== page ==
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Recombinant Human BCAM His-tag Protein, CF

Catalog # 11173-BC | R&D Systems, Inc. a Bio-Techne Brand
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11173-BC-050

Key Product Details

Source

HEK293

Accession #

Conjugate

Unconjugated

Applications

Bioactivity

Product Specifications

Source

Human embryonic kidney cell, HEK293-derived human BCAM protein
Glu32-Ala547, with a C-terminal 6-His tag

Purity

>95%, by SDS-PAGE visualized with Silver Staining and quantitative densitometry by Coomassie® Blue Staining.

Endotoxin Level

<0.10 EU per 1 μg of the protein by the LAL method.

N-terminal Sequence Analysis

Glu32

Predicted Molecular Mass

57 kDa

SDS-PAGE

67-82 kDa, under reducing conditions.

Activity

Measured by the ability of the immobilized protein to support the adhesion of TE‑85 human osteogenic sarcoma cells.
The ED50 for this effect is 0.250-3.00 μg/mL.

Scientific Data Images for Recombinant Human BCAM His-tag Protein, CF

Recombinant Human BCAM His-tag Protein Bioactivity.

Recombinant Human BCAM His-tag Protein (Catalog # 11173-BC) supports the adhesion TE‑85 human osteogenic sarcoma cells. The ED50 for this effect is 0.250-3.00 µg/mL.

Recombinant Human BCAM His-tag Protein SDS-PAGE.

2 μg/lane of Recombinant Human BCAM His-tag Protein (Catalog # 11173-BC) was resolved with SDS-PAGE under reducing (R) and non-reducing (NR) conditions and visualized by Coomassie® Blue staining, showing bands at 67-82 kDa.

Formulation, Preparation and Storage

11173-BC
Formulation Supplied as a 0.2 μm filtered solution in PBS with Trehalose.
Shipping The product is shipped with dry ice or equivalent. Upon receipt, store it immediately at the temperature recommended below.
Stability & Storage Use a manual defrost freezer and avoid repeated freeze-thaw cycles.
  • 6 months from date of receipt, -70 °C as supplied.
  • 1 month, 2 to 8 °C under sterile conditions after opening.
  • 3 months, -20 to -70 °C under sterile conditions after opening.

Background: BCAM

Human Basal Cell Adhesion Molecule (BCAM), also known as CD239, is an immunoglobulin superfamily protein that arises from alternate splicing of the Lutheran blood group molecule (Lu). Lu and BCAM differ by a 40 amino acid (aa) SH3-containing segment that is present in the cytoplasmic domain of Lutheran (1). Mature human BCAM consists of an extracellular domain (ECD) with two Ig-like V-type domains and three Ig-like C2-type domains, a transmembrane domain, and a short cytoplasmic domain (2,3). Within the ECD, human BCAM shares 73% amino acid (aa) identity with mouse and rat BCAM. A polymorphism at position 77 within the ECD is the basis for the difference between the Lua and Lub Lutheran blood groups (4). BCAM is widely expressed in epithelial and endothelial tissues including in the vasculature, kidney glomerulus, small intestine, colon, hair follicle outer root sheath, and basal keratinocytes of the skin during inflammation (5-7). BCAM is also expressed on vascular and visceral smooth muscle cells and at the neuromuscular junction of skeletal muscle (6,8,9). Lu/BCAM binds to laminin, specifically isoforms containing the alpha5 chain, which are found in basement membranes and are involved in cell differentiation, adhesion, migration, and proliferation (10). Overexpression of both BCAM and Lu on sickle red blood cells (SS RBC) has been found to play a role in vaso-occlusive crisis in sickle cell patients by contributing to the adhesion of erythrocytes to the vascular wall (11,12). The adhesive role of Lu/BCAM has been studied in the context of many diseases, including sickle cell disease, hereditary spherocytosis, myeloproliferative neoplasms and Gaucher disease (13). BCAM is upregulated on carcinomas, sarcomas, astrocytomas, and melanomas (14). Additionally, Lu/BCAM has been found to assist tumor cell migration via regulation of integrin-mediated cell attachment to laminin-511 (15).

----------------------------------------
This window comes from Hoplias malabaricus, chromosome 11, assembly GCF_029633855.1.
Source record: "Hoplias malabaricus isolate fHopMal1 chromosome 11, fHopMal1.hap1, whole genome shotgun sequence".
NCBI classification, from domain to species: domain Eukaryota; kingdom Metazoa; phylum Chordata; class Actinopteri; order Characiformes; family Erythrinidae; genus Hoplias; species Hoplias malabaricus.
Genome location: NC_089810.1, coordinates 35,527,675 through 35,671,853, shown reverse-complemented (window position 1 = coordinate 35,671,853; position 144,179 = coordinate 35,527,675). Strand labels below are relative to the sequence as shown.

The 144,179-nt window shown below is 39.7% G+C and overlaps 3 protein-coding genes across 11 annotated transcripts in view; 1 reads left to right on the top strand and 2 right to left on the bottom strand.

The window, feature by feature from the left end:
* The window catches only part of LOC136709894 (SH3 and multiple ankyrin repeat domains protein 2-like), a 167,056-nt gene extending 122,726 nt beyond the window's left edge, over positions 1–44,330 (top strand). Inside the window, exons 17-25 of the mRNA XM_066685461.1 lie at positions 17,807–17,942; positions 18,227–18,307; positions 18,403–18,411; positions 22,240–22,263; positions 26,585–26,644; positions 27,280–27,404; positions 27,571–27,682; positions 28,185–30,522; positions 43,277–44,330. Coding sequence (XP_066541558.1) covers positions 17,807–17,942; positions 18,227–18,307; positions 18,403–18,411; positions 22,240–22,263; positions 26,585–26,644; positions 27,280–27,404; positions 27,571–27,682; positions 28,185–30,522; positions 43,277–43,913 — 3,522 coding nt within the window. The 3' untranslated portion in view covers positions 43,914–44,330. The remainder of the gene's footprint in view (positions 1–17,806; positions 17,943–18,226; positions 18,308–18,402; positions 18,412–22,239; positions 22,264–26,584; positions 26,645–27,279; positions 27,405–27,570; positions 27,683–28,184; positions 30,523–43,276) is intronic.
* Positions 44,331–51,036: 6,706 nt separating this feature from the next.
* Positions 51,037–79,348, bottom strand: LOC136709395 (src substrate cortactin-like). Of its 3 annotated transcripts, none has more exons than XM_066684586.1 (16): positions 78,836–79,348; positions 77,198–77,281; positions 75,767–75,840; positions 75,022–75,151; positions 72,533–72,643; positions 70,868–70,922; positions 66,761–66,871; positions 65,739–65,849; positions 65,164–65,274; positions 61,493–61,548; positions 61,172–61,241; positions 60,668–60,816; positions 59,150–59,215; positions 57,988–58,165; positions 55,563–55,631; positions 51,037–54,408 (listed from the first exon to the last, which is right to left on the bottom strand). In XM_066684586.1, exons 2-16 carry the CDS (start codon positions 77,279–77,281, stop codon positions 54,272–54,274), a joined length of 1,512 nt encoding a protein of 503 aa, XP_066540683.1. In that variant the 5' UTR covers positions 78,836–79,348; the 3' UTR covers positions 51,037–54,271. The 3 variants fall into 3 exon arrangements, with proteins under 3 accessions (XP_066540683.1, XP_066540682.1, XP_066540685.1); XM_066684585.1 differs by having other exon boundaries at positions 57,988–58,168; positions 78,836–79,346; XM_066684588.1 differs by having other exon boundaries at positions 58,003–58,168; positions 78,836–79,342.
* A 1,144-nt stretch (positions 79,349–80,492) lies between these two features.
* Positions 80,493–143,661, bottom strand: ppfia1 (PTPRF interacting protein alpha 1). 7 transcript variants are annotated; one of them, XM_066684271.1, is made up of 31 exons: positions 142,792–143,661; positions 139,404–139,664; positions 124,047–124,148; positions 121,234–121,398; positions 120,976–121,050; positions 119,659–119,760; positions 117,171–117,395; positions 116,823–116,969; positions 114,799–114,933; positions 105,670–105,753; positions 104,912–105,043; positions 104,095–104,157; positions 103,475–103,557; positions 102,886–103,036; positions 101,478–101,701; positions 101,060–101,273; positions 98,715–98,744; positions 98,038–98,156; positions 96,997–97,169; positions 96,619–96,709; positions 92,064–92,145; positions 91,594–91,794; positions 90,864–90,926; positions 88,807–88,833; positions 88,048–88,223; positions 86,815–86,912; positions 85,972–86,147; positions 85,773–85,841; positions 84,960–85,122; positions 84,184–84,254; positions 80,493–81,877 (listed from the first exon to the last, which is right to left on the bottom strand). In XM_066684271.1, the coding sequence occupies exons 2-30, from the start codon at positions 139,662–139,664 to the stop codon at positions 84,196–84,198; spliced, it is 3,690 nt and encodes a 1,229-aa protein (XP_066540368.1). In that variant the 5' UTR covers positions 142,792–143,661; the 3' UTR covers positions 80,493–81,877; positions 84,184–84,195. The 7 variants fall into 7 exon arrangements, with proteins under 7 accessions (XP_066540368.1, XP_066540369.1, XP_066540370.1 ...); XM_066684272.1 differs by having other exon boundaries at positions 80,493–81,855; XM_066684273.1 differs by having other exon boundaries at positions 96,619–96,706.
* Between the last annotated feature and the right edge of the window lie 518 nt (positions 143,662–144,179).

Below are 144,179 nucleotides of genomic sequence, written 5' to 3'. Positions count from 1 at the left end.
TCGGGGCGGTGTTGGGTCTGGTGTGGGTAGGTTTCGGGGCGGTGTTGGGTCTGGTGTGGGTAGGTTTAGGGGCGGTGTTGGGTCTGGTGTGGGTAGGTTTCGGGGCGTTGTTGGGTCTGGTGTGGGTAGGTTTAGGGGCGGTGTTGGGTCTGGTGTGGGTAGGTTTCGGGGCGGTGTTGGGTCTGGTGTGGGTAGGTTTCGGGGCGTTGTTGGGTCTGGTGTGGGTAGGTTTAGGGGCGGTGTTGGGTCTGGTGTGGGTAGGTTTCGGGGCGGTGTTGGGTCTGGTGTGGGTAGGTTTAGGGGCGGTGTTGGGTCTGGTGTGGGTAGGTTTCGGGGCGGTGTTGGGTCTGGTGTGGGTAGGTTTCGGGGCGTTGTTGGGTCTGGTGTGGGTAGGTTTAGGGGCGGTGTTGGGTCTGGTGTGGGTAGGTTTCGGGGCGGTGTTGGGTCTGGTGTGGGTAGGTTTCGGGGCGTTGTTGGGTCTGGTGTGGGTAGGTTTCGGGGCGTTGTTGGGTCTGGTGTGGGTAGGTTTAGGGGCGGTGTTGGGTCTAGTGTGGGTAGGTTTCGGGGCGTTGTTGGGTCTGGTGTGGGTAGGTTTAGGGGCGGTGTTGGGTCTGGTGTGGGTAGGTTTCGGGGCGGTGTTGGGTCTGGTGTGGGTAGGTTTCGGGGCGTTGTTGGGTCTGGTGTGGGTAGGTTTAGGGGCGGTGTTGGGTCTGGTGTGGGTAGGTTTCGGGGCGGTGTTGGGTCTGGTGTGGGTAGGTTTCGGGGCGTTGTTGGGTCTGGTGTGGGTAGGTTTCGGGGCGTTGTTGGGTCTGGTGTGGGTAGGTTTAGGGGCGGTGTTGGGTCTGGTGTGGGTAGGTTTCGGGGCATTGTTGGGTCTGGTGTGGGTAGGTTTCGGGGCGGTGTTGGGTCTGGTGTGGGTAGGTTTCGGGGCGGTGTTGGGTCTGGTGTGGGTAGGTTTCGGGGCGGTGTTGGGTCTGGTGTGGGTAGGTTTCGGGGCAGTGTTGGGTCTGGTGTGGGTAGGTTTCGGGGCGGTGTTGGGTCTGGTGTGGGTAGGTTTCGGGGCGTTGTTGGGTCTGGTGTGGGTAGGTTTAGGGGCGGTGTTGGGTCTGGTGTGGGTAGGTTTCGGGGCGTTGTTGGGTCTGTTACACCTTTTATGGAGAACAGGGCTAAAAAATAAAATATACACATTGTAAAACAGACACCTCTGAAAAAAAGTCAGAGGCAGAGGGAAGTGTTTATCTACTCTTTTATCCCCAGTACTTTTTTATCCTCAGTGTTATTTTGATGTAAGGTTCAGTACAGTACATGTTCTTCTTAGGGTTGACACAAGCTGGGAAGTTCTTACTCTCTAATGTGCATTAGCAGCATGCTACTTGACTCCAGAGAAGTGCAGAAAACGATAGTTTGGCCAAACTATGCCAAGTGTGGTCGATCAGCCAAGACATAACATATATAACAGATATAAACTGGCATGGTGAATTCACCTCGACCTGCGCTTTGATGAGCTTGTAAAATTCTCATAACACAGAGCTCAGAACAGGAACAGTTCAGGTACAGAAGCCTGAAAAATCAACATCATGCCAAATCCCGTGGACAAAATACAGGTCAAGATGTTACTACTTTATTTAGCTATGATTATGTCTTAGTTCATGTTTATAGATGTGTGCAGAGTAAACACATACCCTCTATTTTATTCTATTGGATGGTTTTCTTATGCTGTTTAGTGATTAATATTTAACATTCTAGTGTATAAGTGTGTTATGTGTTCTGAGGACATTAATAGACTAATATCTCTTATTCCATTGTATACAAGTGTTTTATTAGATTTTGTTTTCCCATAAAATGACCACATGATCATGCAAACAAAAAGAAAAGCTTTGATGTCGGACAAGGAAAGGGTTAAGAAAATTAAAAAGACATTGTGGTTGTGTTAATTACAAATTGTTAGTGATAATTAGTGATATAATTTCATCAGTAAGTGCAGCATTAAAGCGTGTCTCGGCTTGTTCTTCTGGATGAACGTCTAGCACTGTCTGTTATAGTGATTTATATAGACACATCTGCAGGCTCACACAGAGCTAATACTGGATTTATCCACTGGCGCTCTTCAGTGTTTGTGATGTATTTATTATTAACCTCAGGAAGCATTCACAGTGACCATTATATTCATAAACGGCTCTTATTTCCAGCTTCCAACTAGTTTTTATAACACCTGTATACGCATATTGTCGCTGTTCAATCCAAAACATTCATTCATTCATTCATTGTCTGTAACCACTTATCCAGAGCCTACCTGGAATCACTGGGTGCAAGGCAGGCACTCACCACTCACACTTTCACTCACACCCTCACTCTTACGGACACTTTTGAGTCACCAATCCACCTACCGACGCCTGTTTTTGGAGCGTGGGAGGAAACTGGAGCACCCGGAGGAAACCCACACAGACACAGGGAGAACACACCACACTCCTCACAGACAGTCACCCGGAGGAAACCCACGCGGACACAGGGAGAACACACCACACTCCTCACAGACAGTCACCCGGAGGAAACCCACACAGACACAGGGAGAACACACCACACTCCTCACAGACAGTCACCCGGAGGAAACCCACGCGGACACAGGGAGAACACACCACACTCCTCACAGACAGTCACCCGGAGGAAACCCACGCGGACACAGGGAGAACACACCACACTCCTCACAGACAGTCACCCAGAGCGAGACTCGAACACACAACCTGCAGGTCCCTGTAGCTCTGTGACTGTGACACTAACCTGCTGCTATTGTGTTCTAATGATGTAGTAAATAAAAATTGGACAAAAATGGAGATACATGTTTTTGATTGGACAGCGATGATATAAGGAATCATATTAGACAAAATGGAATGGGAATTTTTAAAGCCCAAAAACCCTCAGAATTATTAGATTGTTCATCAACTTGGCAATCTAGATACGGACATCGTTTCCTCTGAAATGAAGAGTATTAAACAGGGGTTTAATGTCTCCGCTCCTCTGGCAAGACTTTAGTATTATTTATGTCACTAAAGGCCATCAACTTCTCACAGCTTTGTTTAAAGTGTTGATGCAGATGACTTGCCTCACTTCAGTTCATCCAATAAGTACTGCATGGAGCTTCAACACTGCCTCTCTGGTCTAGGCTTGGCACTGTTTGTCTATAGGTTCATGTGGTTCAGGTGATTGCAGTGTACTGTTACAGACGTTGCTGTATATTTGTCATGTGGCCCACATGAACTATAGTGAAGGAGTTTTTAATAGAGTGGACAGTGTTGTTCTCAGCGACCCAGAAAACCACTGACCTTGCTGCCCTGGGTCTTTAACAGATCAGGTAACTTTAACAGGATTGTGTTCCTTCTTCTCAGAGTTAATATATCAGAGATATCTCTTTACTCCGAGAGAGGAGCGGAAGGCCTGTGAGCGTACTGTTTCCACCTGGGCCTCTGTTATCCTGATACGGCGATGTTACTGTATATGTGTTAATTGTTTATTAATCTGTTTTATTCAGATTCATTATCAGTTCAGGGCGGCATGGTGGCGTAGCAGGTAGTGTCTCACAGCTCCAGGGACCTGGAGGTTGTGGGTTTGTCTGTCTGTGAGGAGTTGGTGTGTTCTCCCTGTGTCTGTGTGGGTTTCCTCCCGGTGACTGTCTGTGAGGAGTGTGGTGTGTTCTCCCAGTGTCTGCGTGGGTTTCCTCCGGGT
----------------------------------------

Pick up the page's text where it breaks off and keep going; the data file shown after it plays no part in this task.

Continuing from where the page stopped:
References

  1. Rahuel, C. et al. (1996) Blood 88:1865.
  2. Vainionpaa, N. et al. (2006) Am. J. Physiol. Cell Physiol. 290:C764.
  3. El Nemer, W. et al. (1997) Blood 89:4608.
  4. El Nemer, W. et al. (1999) J. Biol. Chem. 274:31903.
  5. Schon, M. et al. (2000) J. Invest. Dermatol. 115:1047.
  6. Rahuel, C. et al. (2008) Am. J. Physiol. Renal Physiol. 294:F393.
  7. Rettig, W.J. et al. (1986) Cancer Res. 46:6406.
  8. Nishimune, H. et al. (2008) J. Cell Biol. 182:1201.
  9. Kikkawa, Y. et al. (2007) J. Biol. Chem. 282:14853.
  10. El Nemer, W. et al. (2001) J Biol Chem 276:23757.
  11. Eyler, C.E. and Telen, M.J. (2006) Transfusion. 46(4).
  12. Klei, TRL. et al. (2018) Blood Adv. 2:14.
  13. Guadall, A. et al. (2019). J. Biol. Chem. 294:14911.
  14. Chang, H.Y. et al. (2017) J. Biomed Sci 24:61.
  15. Kikkawa, Y. et al. (2013) J. Biol. Chem. 288:30990.

Long Name

Basal Cell Adhesion Molecule

Alternate Names

CD239

Entrez Gene IDs

4059 (Human); 57278 (Mouse)

Gene Symbol

BCAM

UniProt

Additional BCAM Products

Product Documents for Recombinant Human BCAM His-tag Protein, CF

Certificate of Analysis

To download a Certificate of Analysis, please enter a lot number in the search box below.

Note: Certificate of Analysis not available for kit components.

Product Specific Notices for Recombinant Human BCAM His-tag Protein, CF

For research use only

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